Q Who's going to assess the validity of the property claims?

SENIOR ADMINISTRATION OFFICIAL: With respect to an applicant, say, in Europe who submits a petition or an application to get commercial assistance to help them invest, it will be the responsibility of the commercial assistance agency in Europe to do the screening and to be the filter. We will provide information. We are going to cooperate with them so that hopefully when we get knowledge of such an application we can submit information that we have. Claimants, U.S. claimants can submit information. And they have to make a determination that the property is not illegally expropriated before they can grant the commercial assistance.

They are also under an obligation to keep us continually informed of applications.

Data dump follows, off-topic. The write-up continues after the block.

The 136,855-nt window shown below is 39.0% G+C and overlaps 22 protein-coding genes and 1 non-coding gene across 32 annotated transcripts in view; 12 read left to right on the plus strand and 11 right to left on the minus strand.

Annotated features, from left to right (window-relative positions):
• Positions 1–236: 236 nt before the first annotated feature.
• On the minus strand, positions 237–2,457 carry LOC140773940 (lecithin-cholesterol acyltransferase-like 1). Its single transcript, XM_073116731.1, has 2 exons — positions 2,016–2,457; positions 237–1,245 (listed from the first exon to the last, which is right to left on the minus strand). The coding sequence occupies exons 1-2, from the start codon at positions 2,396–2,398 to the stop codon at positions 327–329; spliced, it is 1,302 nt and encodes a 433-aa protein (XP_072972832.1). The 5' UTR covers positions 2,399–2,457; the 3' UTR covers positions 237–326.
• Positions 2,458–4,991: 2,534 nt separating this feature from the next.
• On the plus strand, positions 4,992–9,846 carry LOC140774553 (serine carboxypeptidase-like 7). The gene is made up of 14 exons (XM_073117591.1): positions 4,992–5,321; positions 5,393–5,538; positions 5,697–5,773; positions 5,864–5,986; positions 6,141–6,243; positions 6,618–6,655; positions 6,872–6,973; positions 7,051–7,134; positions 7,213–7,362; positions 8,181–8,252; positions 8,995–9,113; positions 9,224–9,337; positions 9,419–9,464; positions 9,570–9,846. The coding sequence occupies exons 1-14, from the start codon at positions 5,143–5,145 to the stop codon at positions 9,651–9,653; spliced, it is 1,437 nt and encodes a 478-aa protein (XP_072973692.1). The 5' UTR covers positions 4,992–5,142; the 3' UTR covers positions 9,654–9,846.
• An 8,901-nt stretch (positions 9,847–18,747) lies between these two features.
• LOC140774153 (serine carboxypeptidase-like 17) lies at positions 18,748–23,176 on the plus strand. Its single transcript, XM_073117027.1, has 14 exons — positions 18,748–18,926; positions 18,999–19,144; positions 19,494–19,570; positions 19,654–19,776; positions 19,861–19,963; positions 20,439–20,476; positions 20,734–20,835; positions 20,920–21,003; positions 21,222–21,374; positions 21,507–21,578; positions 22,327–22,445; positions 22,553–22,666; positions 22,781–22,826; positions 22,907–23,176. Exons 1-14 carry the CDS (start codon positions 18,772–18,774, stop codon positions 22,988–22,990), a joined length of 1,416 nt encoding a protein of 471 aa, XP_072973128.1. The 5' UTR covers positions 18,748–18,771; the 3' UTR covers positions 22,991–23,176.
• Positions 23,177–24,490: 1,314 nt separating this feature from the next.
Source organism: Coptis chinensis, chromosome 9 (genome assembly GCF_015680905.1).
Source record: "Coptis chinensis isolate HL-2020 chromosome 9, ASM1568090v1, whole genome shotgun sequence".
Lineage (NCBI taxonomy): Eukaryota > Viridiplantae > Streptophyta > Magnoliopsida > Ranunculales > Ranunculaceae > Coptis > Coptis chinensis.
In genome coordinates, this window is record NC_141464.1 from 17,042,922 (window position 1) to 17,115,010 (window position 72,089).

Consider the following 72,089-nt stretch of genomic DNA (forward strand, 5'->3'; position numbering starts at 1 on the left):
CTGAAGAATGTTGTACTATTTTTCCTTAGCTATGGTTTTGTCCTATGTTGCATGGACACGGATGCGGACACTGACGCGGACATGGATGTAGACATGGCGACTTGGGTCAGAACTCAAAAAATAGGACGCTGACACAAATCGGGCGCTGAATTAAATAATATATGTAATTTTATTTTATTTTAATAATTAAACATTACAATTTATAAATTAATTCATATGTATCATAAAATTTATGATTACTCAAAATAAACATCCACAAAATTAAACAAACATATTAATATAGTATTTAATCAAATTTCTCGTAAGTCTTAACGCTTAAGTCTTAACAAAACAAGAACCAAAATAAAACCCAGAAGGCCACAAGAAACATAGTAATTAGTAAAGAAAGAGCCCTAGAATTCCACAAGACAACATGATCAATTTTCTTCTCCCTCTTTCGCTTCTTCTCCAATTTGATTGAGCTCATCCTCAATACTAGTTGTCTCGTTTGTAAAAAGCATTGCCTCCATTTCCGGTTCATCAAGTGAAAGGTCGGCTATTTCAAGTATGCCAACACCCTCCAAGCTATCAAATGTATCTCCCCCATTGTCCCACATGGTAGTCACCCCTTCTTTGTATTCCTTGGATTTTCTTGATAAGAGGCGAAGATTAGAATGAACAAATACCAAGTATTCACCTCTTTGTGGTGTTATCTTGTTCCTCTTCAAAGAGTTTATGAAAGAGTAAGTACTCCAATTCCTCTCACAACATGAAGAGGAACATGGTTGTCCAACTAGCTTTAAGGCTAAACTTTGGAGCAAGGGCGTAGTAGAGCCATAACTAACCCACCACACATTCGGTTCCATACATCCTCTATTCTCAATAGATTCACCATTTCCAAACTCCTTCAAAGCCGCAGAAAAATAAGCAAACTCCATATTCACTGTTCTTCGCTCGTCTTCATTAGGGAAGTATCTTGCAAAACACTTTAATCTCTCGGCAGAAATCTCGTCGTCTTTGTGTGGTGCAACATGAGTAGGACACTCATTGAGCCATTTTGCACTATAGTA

I think that perhaps I ought to let my colleague come one.

SENIOR ADMINISTRATION OFFICIAL: The Transatlantic Economic Partnership which we launched today is a major new trade initiative. This builds on the new transatlantic agenda and it arises from discussions that Ambassador Barshefsky had with Sir Leon Brittan almost a year ago.

It is an initiative that is both broad-based in scope and pragmatic in approach. It will deepen our economic relations, reinforce our political ties and reduce trade frictions that have plagued our bilateral relationship.

There are three basic elements to this new initiative. First, we will reduce barriers that affect manufacturing, agriculture and services sector. In the manufacturing area we will focus on standards and technical barriers that American businesses have identified as the most significant obstacle to expanding trade.